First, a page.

COCKED: Samuel Baum on the Amazon Pilot Season, What's to Come in (a Potential) Season 1 - Give Me My Remote : Give Me My Remote

COCKED: Samuel Baum on the Amazon Pilot Season, What’s to Come in (a Potential) Season 1

February 9, 2015 by  

cocked-photoAmazon is once again doing its pilot season, and seven potentially new original shows are in contention to potentially move forward.

One of the shows that’s caught my attention is COCKED, a family drama that centers around the Paxons…whose family business is a gun manufacturing company. (It stars Sam Trammell, Jason Lee, Dreama Walker, and Brian Dennehy.)

To get a little more insight into COCKED — and the Amazon pilot process — I spoke with series co-creator Samuel Baum to see what he could share (slight spoilers for the COCKED pilot, so if you haven’t watched it yet, check it out here)

How has the Amazon pilot season process been for you?
Samuel Baum: The pilot process is definitely different with Amazon, because the approach of sharing the pilot with the audience and getting feedback. It’s great, because you get real time reactions to what you’ve written, rather than a tiny [group] of network executives holed up in a hotel suite a couple of days before the upfronts, the audience gets to weigh in and play a role in what the programming is.

Generally speaking, people are encouraged to not read the comments, but have you been checking out what people have said about the pilot? And how has your behavior changed over the weeks of this process?
SB: I definitely have read a bunch of the comments. Some of the feedback is really helpful about the series, and obviously some of it tells you more about the person watching than the program they just watched.

Aside from the audience seeing the episode, how has the pilot process with Amazon been different for you versus a traditional network?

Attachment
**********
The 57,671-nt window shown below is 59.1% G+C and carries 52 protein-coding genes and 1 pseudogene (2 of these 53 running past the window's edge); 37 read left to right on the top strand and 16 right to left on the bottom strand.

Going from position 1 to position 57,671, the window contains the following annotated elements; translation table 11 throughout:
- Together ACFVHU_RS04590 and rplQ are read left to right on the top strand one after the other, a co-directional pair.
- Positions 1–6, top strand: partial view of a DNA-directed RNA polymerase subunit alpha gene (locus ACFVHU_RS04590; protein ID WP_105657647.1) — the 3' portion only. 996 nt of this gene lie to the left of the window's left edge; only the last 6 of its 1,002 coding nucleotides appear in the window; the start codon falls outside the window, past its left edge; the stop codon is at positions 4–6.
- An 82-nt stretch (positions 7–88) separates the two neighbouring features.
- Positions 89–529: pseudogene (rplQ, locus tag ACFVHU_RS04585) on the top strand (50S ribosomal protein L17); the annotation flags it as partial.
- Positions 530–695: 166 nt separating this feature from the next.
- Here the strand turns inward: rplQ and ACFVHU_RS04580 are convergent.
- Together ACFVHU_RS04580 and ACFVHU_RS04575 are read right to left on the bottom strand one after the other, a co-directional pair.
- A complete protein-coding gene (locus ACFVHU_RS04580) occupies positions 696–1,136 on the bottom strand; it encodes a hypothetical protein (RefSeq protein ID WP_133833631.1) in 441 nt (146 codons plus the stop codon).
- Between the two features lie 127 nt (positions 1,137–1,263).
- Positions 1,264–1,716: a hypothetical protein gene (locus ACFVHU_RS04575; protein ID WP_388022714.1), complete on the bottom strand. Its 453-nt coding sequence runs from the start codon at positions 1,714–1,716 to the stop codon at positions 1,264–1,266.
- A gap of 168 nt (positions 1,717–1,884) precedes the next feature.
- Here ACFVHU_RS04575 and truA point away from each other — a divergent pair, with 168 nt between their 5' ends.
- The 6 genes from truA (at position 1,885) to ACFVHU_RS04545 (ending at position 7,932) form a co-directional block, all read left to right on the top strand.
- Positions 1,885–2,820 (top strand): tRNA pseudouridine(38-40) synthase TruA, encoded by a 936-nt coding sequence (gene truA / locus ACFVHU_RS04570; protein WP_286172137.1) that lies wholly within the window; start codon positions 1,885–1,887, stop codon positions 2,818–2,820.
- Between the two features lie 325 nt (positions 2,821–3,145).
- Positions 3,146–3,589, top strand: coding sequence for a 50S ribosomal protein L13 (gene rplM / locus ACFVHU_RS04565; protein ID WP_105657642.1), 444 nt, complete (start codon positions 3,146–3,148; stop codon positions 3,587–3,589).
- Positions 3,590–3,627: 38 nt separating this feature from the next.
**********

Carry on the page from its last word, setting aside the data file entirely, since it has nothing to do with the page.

SB: I give Amazon a lot of credit, because they’re really fearless when it comes to what pilots they’ll make. They’re willing to explore subject matter at least some other networks wouldn’t touch; that’s very creatively liberating when you want to take on subject matter that is challenging and provocative. That’s the first thing.

Aside from being very creatively open, the actual production process is very similar to any other pilot, with the added dynamic that you get more creative freedom in the process as well. But in the production standpoint, it’s identical to other budgets of other premium cable [networks].

And Amazon made an awards splash when TRANSPARENT won a couple of Golden Globes.
SB: Yeah, it’s terrific. I give these guys a lot of credit that in a short amount of time, they’ve managed to break through a very cluttered landscape, and I think part of that, is a credit to the creative risk-taking they’re taking with what shows they make. You can galvanize an audience when you’re willing to take risks and put things on TV that you can’t find elsewhere. I think that’s the quality I respond to. As network partners, they’re pretty fearless.

Have you spoken with Amazon about how COCKED season 1 would be released if it goes forward? And how would its release pattern impact the storytelling?
SB: I believe it would be a single release of all the episode, as was the case with TRANSPARENT and their other recent releases.

It doesn’t impact the writing tremendously. I think the difference between a show that’s released weekly — like on broadcast, for example — versus a show you can binge-watch is the amount of resetting you need to do. There’s something really nice knowing that the next episode someone is going to watch is relatively fresh in their mind, and it hasn’t been a week, or possibly a month since they’ve seen the show. So there’s less of a need to rehash things that people already know.

There’s also the factor that if a viewer joins your show a season or two into its run, odds are good they’ll start from the pilot and then catch up, versus starting at episode 7 or 24. Does that impact how you craft this story?
SB: It’s a huge advantage. You make a really good point — to me, the best series television asks a thematic question on the outset and it is answered over the entire course of the series. So the question is posed at the beginning of the show, and hopefully many seasons worth of story explore that question — you skew one side and then you skew the other, and hopefully, if the writer and the other producers of the show have learned something by going on this exploration with the audience, and it lands with the series finale, the very final episode. And perhaps then, with whatever position the show finally takes on the subject matter is revealed, which may be very different than what it was in the beginning. It’s very helpful if people have been on the ride, have been on the bus since the very beginning versus having missed the first season, or having missed the first seven episodes.